Chapter One of 22 Dutch Road (9 of 10)

T.C. SchuelerAbout 22 Dutch RoadLeave a Comment

Bates looked at him as if the last thing on Earth he’d do was touch a sweating human being. He regarded Stan briefly, then turned his back on him, muttering, “Make sure you cut the back,” before making his way toward the front doors. Stan took no umbrage being mistaken for a landscaper; it turned out to be the highlight of his day. Without skipping a beat, and in an exaggerated New York accent, he said, “Cutting da back will make it a hun-tread bucks.”

Bates stopped in his tracks, turning toward him as if seeing Stan for the first time. His gaze was calculating, but it drifted toward the statues, losing its strength. “Okay, fine. Someone will pay you.” Bates then went inside, closing the doors quickly.

Stan made three observations about Bates that day: first, he was cheap; second, he was a liar; and third, the man was preoccupied, as if there was something wrong with him. The last observation was the most interesting. He finished up that day by blowing grass clippings off the driveway, whistling as he worked, wondering why a guy in a decent (albeit rumpled) suit would drive such an old, piece of crap Caddy.

“I can’t believe you asked for money,” Ruthie exclaimed later that evening as they walked Mr. Peebles. “Richard just died, so Mr. Bates likely has a million things on his mind. He probably thought you were hired help.”

“Do I look like hired help?” Stan replied.

“Do you really want to know what you look like? The truth, I mean?”

“A seventy-year-old balding fat guy wearing Bermuda shorts? No, please lie to me.” Ruthie laughed. Stan gave her a winning smile which the mirror told him was still charming. “You know, Ruthie, one day, the thin guy trapped inside me is going to pop out of my chest, Alien-style, and whisk you away to some far-off, romantic paradise.”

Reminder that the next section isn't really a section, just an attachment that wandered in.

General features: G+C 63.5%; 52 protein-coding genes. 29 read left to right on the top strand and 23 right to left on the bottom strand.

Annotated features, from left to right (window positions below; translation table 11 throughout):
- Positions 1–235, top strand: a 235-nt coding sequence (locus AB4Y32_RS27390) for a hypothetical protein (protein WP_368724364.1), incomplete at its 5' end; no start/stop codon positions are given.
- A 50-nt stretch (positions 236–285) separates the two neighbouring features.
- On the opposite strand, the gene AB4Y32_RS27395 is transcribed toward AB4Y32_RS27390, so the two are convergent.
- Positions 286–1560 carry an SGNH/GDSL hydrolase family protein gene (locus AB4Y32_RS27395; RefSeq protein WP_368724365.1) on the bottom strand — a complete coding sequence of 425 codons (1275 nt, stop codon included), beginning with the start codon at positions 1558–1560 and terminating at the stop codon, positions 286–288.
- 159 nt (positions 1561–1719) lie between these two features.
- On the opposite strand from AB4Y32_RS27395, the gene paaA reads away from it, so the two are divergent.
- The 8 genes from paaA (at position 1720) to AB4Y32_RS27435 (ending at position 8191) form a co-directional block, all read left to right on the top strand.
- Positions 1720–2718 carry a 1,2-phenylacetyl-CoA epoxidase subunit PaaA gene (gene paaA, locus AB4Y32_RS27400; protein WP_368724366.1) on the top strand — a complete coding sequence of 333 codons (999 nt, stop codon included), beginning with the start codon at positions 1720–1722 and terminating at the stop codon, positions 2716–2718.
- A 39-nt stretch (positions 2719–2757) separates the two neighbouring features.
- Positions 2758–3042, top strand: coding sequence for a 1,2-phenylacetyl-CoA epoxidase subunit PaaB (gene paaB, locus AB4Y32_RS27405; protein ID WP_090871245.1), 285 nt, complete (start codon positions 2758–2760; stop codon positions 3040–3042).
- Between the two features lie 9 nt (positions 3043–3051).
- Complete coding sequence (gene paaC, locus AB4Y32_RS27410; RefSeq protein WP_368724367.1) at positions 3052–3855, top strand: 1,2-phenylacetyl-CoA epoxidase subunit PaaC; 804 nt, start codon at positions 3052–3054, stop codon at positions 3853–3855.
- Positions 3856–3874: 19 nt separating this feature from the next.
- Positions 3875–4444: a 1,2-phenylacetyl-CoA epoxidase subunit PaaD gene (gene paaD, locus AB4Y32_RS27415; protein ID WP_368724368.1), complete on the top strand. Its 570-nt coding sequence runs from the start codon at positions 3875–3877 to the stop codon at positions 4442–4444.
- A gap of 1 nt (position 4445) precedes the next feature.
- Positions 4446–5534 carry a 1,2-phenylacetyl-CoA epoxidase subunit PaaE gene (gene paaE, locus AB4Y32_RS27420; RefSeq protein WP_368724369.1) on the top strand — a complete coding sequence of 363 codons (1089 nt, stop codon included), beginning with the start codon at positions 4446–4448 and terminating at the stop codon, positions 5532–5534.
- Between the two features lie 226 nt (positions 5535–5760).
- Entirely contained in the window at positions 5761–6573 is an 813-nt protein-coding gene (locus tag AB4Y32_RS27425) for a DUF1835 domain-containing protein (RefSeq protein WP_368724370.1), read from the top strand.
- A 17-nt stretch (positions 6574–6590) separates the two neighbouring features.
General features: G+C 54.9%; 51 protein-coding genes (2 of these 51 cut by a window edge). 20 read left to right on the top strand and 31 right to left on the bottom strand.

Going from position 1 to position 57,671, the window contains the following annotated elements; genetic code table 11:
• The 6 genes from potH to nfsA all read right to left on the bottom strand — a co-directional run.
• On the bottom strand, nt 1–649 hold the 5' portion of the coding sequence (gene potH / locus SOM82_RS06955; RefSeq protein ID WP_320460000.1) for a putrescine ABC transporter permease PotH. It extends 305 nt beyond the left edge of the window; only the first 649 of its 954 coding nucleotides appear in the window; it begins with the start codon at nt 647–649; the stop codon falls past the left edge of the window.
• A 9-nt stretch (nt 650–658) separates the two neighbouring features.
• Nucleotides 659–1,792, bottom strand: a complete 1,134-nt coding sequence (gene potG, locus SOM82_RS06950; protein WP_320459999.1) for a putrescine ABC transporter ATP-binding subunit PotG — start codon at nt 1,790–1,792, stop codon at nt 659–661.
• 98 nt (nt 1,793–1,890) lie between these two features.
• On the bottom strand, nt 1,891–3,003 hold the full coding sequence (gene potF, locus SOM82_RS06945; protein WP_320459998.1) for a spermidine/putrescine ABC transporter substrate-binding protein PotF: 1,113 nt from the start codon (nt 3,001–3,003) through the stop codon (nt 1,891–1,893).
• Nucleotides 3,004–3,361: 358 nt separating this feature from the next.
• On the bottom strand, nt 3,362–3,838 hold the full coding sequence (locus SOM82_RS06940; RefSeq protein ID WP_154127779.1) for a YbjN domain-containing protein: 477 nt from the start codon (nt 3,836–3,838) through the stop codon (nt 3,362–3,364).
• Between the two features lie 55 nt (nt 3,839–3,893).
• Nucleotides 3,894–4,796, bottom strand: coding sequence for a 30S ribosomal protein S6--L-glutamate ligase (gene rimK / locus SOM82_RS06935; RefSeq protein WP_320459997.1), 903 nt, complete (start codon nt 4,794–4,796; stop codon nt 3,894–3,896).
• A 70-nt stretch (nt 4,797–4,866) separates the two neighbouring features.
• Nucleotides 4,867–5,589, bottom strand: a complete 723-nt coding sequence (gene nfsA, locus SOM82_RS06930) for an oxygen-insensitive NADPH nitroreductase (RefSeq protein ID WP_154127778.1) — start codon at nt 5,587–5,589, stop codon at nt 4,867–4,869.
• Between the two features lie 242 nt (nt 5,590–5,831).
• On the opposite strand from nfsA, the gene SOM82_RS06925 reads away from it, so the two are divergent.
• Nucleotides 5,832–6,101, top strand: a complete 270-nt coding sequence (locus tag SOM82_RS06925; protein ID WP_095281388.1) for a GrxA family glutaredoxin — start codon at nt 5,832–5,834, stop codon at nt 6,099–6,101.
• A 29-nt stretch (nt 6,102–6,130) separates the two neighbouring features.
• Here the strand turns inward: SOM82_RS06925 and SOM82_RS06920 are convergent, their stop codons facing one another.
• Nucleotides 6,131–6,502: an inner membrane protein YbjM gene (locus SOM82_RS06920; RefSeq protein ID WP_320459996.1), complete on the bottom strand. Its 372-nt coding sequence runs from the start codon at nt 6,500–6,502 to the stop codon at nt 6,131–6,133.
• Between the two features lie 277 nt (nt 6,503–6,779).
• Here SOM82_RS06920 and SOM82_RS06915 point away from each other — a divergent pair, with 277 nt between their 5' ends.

“I can’t wait, but I’ll swoon if there’s too much blood. And besides, it’s not necessary. I love you the way you are, Stanley, you burnin’ hunk a love.” She gave him a peck on the cheek, then clasped his hand tightly. “All he needs is an Elvis jumpsuit,” she whispered conspiratorially to Peebles. Stan remembered laughing as they passed Buchanan’s arch, saying thank ya, thank ya very much. But what had made the walk truly memorable was Peebles’s sudden, raised hackles; the dog was barking fiercely at the largest of Buchanan’s statues, the cross-armed Big Kahuna, forcing Stan to heel him tightly all the way home.

Stan finished his soda just as Peebles began scratching the back doors. He let him in. The dog motored to his bed, circling twice before lying down. He was panting from the heat, looking up at Stan with bright, prideful eyes: another completed mission. “Well done, Wonder-Wiener.”

Man and dog were home alone. Ruthie was visiting her sister in Wisconsin, leaving them to batch it for a week. She’d been gone only two days, but already the house rules had been relaxed: dishes in the sink, unopened mail, pizza boxes stacked like evidence. “Say, Peebles, boys will be boys, won’t they? The cat’s away, et cetera, et cetera.” The dog continued panting, a series of rapid huh-huhs.

Stan was in a good mood; he’d been reviewing his new client’s horse-trading ledgers, an activity he enjoyed thoroughly. Before returning to them, he looked through the kitchen window one more time, admiring his manicured lawn and the two trendy garden gnomes Ruthie had given to him for Christmas; one held a cell phone, the other sported VR goggles. He grimaced again at his neighbor’s knee-high grass, but based on principle, there’d be no more pro bono mowing. Bates was a lawyer and lawyers had money; therefore, Bates could pay someone and not rely on the kindness of strangers. You’re welcome, by the way.

Bates’s cheapness wasn’t what really bothered him, however, nor was it the rioting lawn—it was something he couldn’t quite put his finger on, something like the feeling of being watched. Stan mulled over the nature of his “dis-ease” as he eyed the eight-foot Big Kahuna. Something’s not right about you, Big K.

He returned to his den.



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Excerpt of the first chapter of horror-fantasy novel 22 Dutch Road

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